Six Degrees of Separation

Frigyes Karinthy was a Hungarian author, playwright and journalist in the early part of the 20th century.  In the1929 short story, “Chains” he proposed that any two people are not more than six introductions away from each other.

Sakichi Toyoda, founder of Toyota proposed something similar.  The Five Whys.  In his method, the problem and the source of the problem are within five whys of each other.  Generally in the form of why- because, followed by why the because and so on until the root cause of the problem becomes apparent.

Most things in life are connected.  Sometimes a reason becomes lost in the repetition of everyday events.  The cue is “we always do that this way.”  There is usually a reason the procedure is in place, but no one knows if it is still relevant.  Careful analysis will often find something unexpected.

Be careful of the standards that you accept as self-evident.

W. Edwards Deming was an American quality control specialist and the inventor of the statistical analysis of defects.  His view was that most were designed in, and by careful study one could address the root cause.  The five whys may have fallen out from this because Toyota was one of his early clients.

We can all improve our lives if we question the standards from time to time.  How did I come to accept some income amount as right for a month?  How did I come to believe that we must vote a certain way, raise our children a certain way or be a certain weight?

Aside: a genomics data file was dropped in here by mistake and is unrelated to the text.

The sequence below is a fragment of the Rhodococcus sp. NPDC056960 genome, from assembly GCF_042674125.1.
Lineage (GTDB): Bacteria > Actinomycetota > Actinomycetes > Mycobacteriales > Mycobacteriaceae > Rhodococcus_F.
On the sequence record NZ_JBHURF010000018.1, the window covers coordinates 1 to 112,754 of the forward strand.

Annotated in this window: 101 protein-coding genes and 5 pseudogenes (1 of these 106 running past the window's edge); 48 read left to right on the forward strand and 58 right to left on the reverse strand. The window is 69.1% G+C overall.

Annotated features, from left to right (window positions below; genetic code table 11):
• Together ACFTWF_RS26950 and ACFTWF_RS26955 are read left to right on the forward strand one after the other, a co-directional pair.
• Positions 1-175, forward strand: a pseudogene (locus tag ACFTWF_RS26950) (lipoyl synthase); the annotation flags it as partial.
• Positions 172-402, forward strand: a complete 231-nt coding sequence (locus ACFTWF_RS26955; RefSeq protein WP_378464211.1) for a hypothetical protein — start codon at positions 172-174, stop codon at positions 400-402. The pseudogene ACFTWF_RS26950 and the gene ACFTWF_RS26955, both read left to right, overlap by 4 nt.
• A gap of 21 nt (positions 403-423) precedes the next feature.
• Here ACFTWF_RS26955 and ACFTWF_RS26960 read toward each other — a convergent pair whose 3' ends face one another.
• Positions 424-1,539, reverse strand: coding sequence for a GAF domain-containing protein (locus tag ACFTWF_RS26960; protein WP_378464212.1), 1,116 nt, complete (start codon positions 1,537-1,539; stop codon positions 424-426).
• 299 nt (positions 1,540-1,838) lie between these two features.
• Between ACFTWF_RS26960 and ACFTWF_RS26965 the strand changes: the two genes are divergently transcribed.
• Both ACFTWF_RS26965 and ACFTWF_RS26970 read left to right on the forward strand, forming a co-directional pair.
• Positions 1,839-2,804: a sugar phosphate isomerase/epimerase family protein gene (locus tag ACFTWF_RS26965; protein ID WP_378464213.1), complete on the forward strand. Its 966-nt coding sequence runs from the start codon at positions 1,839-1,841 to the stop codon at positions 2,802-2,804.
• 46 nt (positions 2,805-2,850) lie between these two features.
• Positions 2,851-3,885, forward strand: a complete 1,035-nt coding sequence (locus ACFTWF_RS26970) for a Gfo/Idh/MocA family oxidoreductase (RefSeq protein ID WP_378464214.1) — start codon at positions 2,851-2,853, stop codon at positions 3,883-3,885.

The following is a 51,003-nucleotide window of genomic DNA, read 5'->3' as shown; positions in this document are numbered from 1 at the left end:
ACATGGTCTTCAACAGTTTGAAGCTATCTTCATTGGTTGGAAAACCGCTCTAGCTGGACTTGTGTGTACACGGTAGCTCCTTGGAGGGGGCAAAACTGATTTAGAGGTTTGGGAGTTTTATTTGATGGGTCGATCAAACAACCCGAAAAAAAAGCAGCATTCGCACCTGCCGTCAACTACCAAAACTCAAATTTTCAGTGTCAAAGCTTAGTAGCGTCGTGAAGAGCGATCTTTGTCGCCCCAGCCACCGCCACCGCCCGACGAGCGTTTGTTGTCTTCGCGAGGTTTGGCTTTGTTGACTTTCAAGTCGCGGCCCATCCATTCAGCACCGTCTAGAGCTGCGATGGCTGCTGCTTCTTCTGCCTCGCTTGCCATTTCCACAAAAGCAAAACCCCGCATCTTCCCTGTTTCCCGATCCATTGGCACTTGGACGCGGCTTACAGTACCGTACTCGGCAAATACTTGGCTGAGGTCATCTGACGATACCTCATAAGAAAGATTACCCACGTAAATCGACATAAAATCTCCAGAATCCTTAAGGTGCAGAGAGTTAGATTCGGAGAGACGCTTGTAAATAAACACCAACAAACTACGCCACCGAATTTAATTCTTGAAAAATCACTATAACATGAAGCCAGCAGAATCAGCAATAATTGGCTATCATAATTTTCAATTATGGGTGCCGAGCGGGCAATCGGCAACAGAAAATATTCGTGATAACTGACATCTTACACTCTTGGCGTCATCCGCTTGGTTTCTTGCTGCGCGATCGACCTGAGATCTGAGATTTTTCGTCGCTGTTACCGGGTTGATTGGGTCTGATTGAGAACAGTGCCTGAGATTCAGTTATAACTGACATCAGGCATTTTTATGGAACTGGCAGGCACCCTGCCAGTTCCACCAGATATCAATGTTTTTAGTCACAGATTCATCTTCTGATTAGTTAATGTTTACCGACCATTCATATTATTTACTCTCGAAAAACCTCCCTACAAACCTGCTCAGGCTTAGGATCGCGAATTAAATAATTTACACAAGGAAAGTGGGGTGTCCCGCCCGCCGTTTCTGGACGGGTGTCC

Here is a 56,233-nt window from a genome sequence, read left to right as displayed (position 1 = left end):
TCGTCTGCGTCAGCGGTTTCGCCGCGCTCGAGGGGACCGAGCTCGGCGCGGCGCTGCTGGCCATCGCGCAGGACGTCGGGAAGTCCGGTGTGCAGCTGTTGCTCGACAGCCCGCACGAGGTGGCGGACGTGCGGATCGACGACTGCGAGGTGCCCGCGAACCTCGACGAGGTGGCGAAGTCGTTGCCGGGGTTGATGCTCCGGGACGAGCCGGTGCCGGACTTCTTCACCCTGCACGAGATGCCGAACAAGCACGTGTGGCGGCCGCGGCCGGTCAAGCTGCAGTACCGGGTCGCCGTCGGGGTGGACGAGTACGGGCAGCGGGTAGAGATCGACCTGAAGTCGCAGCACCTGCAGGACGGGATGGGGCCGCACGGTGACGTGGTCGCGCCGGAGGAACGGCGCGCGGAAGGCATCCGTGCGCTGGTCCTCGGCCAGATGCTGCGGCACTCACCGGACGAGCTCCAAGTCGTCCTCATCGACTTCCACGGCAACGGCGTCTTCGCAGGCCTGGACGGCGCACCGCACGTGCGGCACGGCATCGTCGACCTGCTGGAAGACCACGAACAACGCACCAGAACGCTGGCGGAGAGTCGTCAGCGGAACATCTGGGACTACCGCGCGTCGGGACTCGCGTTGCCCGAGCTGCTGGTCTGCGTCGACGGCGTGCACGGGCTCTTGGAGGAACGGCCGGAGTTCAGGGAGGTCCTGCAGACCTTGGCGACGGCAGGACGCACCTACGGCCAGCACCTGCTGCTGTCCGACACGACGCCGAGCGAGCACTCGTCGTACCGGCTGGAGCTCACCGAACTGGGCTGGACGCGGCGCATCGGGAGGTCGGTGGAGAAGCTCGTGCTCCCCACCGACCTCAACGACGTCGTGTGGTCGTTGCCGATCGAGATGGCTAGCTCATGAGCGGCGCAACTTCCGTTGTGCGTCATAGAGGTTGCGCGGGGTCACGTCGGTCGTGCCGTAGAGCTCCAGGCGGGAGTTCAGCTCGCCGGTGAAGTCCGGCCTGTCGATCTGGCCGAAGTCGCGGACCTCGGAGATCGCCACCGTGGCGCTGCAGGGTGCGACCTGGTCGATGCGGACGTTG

Questioning standards induces freedom to choose.  Failure to do so perpetuates possibly ineffective tactics.

Think of standards as being chains of reasoning and it will become possible to change.  Without that, the excuse of normal will prevail.  Standards become mental crutches that we rely upon for support when challenged.

Sometimes the five whys and the six degrees of separation work together.  Why is so and so not in my client list?  Because I have too little skill to help them.  Now that I have gained the skills, why.  There will be several possible reasons but usually they end with because I do not know them.  If do not know them is the impediment who do you know who knows them or who do they know that knows them?  The six degrees of separation.

Build your network.  If you think about it and have a reasonable network, there are few people in your geographic area who are more than two handshakes away.  LinkedIn may be a useful tool.

When you have a defined path, it is easier to approach your destination.

Don Shaughnessy is a retired partner in an international public accounting firm and is presently with The Protectors Group, a large personal insurance, employee benefits and investment agency in Peterborough Ontario. Contact: don@moneyfyi.com 

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